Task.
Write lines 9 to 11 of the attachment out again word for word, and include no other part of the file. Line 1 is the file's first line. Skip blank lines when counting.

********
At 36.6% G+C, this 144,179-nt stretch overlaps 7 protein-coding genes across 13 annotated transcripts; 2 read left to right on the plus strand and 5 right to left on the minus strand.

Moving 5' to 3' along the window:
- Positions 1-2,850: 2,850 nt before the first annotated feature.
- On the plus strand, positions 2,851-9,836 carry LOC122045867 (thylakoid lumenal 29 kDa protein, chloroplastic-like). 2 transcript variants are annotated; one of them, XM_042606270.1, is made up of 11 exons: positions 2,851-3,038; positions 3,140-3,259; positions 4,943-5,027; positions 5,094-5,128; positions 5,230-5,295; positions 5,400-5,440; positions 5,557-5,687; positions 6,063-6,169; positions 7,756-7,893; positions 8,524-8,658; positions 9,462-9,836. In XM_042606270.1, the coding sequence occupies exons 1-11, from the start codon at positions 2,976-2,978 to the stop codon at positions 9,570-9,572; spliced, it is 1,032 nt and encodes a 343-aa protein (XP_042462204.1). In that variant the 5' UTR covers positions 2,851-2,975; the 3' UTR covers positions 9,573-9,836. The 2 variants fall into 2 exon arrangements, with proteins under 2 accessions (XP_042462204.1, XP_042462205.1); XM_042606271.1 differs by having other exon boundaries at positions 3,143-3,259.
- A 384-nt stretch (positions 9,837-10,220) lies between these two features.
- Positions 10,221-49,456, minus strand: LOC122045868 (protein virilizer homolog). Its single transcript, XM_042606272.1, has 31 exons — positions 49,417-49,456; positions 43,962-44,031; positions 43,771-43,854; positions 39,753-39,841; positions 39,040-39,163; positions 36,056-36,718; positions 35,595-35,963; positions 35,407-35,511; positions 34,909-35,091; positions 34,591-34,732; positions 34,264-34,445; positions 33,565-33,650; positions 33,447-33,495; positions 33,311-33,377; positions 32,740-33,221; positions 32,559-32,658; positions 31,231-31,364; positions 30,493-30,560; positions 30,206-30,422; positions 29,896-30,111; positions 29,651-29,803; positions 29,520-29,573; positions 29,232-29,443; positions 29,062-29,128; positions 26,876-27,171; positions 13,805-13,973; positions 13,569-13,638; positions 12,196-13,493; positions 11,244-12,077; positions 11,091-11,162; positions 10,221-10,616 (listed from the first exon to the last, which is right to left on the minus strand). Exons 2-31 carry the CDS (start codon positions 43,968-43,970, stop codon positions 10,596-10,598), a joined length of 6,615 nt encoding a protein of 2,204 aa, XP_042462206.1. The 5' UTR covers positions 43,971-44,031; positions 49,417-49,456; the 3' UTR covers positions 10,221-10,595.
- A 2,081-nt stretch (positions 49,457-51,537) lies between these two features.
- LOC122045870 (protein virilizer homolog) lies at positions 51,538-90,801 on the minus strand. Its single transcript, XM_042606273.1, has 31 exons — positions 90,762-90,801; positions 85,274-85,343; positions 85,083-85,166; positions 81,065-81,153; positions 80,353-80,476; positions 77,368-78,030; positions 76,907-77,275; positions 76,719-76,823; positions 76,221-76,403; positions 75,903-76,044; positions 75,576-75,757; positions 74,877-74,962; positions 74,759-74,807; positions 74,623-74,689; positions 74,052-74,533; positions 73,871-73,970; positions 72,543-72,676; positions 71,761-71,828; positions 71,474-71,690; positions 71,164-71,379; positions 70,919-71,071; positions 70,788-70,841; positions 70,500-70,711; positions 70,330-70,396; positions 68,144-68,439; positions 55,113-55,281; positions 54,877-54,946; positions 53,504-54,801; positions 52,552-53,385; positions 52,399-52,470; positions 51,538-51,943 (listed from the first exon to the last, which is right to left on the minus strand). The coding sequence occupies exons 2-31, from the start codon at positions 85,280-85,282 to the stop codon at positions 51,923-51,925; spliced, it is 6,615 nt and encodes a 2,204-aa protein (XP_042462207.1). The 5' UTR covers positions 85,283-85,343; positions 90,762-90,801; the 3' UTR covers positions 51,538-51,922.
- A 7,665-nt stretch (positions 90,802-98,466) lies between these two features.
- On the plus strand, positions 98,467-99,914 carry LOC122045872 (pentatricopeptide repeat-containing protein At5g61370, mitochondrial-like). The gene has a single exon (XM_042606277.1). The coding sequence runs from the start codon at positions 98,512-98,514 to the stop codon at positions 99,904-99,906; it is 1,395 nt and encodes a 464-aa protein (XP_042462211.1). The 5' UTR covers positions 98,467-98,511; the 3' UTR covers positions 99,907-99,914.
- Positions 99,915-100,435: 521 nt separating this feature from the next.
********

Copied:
- A 7,665-nt stretch (positions 90,802-98,466) lies between these two features.
- On the plus strand, positions 98,467-99,914 carry LOC122045872 (pentatricopeptide repeat-containing protein At5g61370, mitochondrial-like). The gene has a single exon (XM_042606277.1). The coding sequence runs from the start codon at positions 98,512-98,514 to the stop codon at positions 99,904-99,906; it is 1,395 nt and encodes a 464-aa protein (XP_042462211.1). The 5' UTR covers positions 98,467-98,511; the 3' UTR covers positions 99,907-99,914.
- Positions 99,915-100,435: 521 nt separating this feature from the next.